3.2 The R2 Method
 The R2 method is as follows. For each vortex identified in a W field, the algorithm begins at the minimum W value and computes the area (or volume) added with small increments of W. For a Gaussian vortex, this relationship is nearly linear in the vortex core and then drops off dramatically at the vortex edge. Thus, a simple linear regression may be used to judge how well an eddy conforms to this characteristic of a Gaussian vortex. For each vortex, at each increment of W, one computes the measure of the coefficient of determination,
where ai is the area encompassed by the W contour, f = C1 + C2W is the best-fit line to area versus W, fi is the value of that function for a particular Wi, , and i increments through increasing values of W. The R2 value describes how well a line fits the relationship between a1 … aN and W1 … Wn.; a value of 1 indicates a perfect linear fit. In the R2 method, a confidence threshold is chosen for the full domain. For well-formed eddies, the R2 value is above 95% within the eddy core and then drops off outside the eddy as the area versus W fit becomes poor. For eddies that are less Gaussian-like, the R2 value may only reach 75% or 80%. Thus, in the R2 method, one chooses a confidence threshold of the fit to a Gaussian vortex rather than a particular OW threshold or normalization.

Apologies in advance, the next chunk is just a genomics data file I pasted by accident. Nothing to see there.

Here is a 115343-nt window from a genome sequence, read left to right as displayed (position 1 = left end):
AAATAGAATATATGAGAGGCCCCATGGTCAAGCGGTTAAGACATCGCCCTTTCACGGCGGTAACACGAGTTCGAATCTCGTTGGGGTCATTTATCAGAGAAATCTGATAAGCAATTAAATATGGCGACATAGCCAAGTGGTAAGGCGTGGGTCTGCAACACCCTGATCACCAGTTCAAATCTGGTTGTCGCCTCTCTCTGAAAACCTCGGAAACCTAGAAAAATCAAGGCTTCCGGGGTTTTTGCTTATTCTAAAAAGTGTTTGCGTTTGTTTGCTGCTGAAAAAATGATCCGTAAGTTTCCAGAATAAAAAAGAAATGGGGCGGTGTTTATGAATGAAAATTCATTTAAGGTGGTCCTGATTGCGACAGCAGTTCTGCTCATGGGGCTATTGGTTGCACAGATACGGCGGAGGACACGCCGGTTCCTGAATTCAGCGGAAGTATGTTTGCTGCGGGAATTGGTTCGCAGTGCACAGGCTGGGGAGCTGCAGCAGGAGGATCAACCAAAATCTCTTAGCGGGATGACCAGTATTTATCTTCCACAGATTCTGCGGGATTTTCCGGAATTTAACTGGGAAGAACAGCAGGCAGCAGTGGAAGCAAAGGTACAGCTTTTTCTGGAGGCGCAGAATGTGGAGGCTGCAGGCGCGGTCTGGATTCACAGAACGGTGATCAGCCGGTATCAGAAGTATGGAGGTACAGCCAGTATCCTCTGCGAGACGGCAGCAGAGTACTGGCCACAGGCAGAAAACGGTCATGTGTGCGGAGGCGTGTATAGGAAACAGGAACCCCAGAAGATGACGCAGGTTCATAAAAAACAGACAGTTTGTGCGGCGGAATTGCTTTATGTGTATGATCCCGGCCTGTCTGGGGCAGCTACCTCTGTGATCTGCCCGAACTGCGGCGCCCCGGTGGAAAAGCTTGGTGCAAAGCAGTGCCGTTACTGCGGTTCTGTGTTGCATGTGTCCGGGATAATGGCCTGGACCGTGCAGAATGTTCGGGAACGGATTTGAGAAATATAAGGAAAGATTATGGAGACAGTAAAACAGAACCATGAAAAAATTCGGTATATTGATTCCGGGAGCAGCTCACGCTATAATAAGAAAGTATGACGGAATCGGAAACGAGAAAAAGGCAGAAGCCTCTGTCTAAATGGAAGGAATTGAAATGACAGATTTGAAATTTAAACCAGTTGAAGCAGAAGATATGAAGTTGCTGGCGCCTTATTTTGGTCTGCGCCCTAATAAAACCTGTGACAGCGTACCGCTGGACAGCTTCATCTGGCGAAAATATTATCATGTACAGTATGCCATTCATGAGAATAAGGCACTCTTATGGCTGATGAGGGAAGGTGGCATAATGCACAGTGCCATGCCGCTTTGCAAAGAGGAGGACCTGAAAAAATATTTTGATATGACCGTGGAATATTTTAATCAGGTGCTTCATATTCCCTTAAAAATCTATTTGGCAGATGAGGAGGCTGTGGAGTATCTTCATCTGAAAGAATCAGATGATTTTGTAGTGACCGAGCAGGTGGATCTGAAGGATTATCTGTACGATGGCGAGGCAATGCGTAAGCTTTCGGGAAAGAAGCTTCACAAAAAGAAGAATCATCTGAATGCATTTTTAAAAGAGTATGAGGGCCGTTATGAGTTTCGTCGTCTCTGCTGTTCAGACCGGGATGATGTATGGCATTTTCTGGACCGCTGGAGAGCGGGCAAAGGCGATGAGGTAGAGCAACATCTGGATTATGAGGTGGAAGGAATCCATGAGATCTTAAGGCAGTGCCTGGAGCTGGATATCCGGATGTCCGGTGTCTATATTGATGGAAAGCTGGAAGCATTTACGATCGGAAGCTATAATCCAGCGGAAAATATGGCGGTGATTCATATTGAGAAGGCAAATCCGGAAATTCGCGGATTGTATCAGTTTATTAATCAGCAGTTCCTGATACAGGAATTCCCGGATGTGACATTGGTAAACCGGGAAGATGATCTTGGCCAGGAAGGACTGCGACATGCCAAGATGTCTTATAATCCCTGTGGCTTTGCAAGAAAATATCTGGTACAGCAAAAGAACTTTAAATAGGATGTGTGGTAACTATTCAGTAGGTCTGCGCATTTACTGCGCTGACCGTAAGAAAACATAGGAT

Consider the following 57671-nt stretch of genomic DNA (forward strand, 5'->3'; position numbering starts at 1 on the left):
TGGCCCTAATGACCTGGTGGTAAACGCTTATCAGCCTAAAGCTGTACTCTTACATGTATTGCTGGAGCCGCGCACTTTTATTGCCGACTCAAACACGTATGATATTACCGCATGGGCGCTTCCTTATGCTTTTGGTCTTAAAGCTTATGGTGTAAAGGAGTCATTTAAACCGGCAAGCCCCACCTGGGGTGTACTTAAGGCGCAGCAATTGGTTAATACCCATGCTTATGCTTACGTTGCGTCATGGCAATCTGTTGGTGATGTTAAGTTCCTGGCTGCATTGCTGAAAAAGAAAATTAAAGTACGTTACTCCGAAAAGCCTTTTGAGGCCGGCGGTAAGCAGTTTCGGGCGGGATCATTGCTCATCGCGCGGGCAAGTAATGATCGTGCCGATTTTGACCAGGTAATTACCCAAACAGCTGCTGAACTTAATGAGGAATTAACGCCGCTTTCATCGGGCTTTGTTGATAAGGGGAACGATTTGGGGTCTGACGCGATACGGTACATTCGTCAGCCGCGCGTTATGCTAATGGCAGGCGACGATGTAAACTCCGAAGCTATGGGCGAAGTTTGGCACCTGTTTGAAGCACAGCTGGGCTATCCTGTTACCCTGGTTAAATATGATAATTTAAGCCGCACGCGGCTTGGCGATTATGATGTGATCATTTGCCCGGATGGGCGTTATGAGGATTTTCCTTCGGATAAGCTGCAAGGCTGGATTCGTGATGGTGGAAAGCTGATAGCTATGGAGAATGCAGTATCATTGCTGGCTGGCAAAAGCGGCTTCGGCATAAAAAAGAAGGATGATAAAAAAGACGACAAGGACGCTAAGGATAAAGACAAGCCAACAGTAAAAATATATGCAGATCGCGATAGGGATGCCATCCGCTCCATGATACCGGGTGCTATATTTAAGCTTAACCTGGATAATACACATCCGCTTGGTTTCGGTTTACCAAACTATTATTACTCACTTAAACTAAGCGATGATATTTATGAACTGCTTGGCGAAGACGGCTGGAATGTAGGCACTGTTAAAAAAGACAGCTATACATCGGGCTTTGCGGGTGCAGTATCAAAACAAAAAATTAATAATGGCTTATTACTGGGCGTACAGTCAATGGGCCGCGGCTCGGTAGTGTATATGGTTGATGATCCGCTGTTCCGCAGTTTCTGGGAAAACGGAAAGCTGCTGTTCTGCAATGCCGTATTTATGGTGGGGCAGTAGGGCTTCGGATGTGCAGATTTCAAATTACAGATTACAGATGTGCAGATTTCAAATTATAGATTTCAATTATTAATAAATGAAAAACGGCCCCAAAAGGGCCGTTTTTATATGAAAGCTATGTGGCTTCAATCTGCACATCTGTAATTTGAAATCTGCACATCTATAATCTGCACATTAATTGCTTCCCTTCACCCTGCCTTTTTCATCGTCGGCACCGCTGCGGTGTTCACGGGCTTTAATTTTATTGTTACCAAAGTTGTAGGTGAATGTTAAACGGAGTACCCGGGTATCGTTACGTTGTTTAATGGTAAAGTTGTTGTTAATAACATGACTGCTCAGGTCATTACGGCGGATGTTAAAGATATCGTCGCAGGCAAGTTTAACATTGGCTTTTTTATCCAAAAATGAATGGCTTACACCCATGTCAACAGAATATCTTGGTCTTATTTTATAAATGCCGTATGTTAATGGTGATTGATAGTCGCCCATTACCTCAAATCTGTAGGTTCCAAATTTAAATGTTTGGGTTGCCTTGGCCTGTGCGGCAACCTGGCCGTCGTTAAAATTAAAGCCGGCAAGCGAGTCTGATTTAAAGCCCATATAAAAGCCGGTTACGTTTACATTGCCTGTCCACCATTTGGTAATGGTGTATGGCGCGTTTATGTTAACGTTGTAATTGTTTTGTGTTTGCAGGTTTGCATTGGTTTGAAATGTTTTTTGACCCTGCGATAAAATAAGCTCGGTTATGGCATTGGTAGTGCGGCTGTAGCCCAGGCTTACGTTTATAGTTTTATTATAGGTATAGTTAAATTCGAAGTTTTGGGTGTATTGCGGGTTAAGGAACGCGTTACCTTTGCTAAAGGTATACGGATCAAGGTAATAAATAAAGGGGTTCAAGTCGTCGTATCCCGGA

In our problem of the characterization of eddies in oceanic flow, the extension of the R2 method to the third dimension is straightforward, as the area in (3) may be replaced with volume, and the rest of the algorithm remains the same. OW is computed for the full three-dimensional (3-D) horizontal velocity field, i.e., at every model level. The OW computation uses horizontal velocities only, as they are several orders of magnitude larger than vertical velocities in oceanic flows. The boundary of a 3-D eddy is defined by an isosurface of OW. This OW value may be different for each eddy and is computed as the value when the linear fit of OW versus volume within that OW isosurface drops below the confidence threshold. The identification of grid cells within an eddy does not depend on the choice of OW normalization (usually the standard deviation) and could be performed on an unnormalized OW field.